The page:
21. 21. ERP Myths  MYTH: “Our project is not progressing as planned because it lacks management commitment”  FACT: Progress is often not achieved because of management burn-out. People involved can be disillusioned by promises made and expectations that were built-up by overzealous vendor reps, consultants who collect exorbitant fees as the project lingers and IT personnel who were looking for big budgets and the opportunity to rub shoulders with the “big boys.”
  22. 22.  MYTH: “Our system went live in just a few months”  FACT: It is more likely that the financial part of the ERP went live in a few months rather than the whole system. Corporate financials are fairly straight forward to implement
  23. 23.  MYTH: “Once we finished getting our ERP system up and running, our expenses went down drastically.”  FACT: Outside consulting fees may have been reduced and the initial costs for setting up the system are paid off, but companies often fail to take ongoing internal implementation investment into consideration. In the words of one CIO, “we planned for $600,000 and a 6 months project; we reached both and then stopped counting.” An ERP implementation extends over long periods of time, and any worth its salt will take years, not months
  24. 24.  MYTH: “Consultants are professionals who can guide the selection process and manage the project while maintaining an objective stance.”  FACT: Its all
  25. 25.  Myth: You Must Use Only the Latest ERP Technology  Fact: Although the latest ERP integration technologies offer many advantages to small business owners, they have their own share of problems. The biggest problem is the integration of new technology to the old. In some systems, you will find that retaining older applications may be more useful than overhauling it completely
  26. 26.  Myth: Installing ERP System Means That You Can Keep Fewer IT Staff  Fact: The ERP system is not meant to replace your IT staff, it is there to help them with dayto-day problems related to maintenance and troubleshooting.
  27. 27. ERP and Related Technologies          BPR Dataware Housing Data Mining OLAP Product Life Cycle Management Supply Chain Management CRM GIS Intranets and Extranes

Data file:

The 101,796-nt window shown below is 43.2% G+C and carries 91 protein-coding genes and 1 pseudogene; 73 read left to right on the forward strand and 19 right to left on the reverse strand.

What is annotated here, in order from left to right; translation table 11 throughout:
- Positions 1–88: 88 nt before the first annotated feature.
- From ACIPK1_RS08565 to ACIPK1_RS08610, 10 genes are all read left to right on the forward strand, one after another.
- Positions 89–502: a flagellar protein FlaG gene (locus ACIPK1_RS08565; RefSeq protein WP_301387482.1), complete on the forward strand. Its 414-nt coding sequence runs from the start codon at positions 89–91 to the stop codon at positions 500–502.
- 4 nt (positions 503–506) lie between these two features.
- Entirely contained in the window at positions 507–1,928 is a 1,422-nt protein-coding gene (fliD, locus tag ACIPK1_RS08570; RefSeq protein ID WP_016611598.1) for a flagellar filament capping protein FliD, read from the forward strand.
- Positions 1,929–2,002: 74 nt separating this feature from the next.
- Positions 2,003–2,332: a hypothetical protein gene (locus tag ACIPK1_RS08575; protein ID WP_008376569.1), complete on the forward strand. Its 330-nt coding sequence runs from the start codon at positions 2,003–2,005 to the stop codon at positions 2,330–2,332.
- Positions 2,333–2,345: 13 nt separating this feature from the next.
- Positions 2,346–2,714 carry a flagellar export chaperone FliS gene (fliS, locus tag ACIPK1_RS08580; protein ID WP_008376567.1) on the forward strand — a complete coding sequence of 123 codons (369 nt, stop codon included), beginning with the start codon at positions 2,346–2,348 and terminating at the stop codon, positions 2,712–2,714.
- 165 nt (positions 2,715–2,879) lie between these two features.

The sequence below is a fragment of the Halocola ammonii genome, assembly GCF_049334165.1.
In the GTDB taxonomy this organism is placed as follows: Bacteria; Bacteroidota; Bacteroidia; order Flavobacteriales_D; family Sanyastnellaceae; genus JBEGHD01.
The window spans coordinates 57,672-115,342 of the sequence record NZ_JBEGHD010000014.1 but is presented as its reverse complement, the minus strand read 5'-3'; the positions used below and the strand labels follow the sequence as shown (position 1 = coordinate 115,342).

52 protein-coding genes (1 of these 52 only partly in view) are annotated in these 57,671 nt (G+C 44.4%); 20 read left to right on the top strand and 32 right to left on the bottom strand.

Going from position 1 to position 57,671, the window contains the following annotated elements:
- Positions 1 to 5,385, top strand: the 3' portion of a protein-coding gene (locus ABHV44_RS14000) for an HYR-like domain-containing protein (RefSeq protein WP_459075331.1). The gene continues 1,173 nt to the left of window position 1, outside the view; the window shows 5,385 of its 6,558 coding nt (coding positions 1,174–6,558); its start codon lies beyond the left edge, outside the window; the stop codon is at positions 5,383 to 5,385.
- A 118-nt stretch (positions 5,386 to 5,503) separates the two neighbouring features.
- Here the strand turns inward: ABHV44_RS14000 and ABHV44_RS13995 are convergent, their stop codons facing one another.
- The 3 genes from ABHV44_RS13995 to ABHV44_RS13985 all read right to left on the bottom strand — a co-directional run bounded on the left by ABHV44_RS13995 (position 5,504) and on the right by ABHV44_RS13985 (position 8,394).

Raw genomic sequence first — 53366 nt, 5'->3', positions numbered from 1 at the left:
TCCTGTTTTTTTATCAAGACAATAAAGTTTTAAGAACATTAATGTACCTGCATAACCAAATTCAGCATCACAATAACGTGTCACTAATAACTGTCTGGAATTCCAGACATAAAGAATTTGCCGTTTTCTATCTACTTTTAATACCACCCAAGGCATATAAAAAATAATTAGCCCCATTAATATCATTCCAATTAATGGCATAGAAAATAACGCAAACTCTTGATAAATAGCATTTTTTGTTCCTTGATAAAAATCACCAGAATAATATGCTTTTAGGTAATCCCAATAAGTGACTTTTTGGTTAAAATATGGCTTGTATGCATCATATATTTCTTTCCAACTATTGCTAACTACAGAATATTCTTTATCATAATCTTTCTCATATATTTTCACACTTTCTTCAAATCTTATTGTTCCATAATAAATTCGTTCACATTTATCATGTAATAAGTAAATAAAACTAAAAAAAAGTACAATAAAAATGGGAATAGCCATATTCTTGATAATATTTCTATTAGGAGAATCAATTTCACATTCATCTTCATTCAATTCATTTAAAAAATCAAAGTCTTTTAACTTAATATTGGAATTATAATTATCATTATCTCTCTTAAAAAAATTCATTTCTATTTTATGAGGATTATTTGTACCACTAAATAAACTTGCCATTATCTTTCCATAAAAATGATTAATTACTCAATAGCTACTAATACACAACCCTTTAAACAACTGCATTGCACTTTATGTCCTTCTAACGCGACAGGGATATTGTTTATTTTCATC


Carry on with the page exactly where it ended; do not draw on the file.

28. 28. Dataware Housing  Data warehouse is a repository of an organization's electronically stored data. Data warehouses are designed to facilitate reporting and analysis.
  29. 29. Data Mining  Data mining is the process of extracting hidden patterns from data. As more data are gathered, with the amount of data doubling every three years, data mining is becoming an increasingly important tool to transform this data into information
  30. 30. OLAP  is an approach to quickly answer multi- dimensional analytical queries  OLAP is part of the broader category of business intelligence, which also encompasses relational reporting and data mining
  31. 31. Product Life Cycle Mgmt  The product life cycle goes through many phases, involves many professional disciplines, and requires many skills, tools and processes.  Product life cycle (PLC) has to do with the life of a product in the market with respect to business/commercial costs and sales measures;  whereas product lifecycle management (PLM) has more to do with managing descriptions and properties of a product through its development and useful life, mainly from a business/engineering point of view. To say that a product has a life cycle is to assert four things: 1) that products have a limited life
  32. 32. Supply Chain Management  Supply Chain Management spans all movement and storage of raw materials, work-in-process inventory, and finished goods from point-of-origin to point-ofconsumption (supply chain).
  33. 33. GIS  A geographic information system (GIS) captures, stores, analyzes, manages, and presents data that refers to or is linked to location.  In the strictest sense, the term describes any information system that integrates, stores, edits, analyzes, shares, and displays geographic information
  34. 34. CRM  Customer relationship management (CRM) consists of the processes a company uses to track and organize its contacts with its current and prospective customers.
  35. 35. Security and ERP  Data Security:  Computer owners and administrator use a variety of security techniques like low-tech locks to hightech software scrambling  Passwords, use of firewalls, encryption of audits, creating backups, etc  Physical Security:  Physical protection could be of human access to buildings and information stored in critical rooms, in much the same way a bank are secured.
  36. 36. Crime and Security  A Dismissed employeee  Employee with over all access  Unauthorised access by a criminial(hacking)  Virus  Worms, trojans etc.
  37. 37. ERP Modules  Technical Modules  Basis ( SAP Administration)  ABAP ( SAP Coding)  Functional Modules           Finance Module Manufacturing Modules HR Module Materials Management Production Planning Plant Maintenance Quality Management Module Purchasing module Marketing Module Sales and Distribution module
  38. 38. Finance Module  Gather Financial Data from different departments  Generates valuable financial reports such balance sheet, general ledger, trail balance, and quarterly financial statements.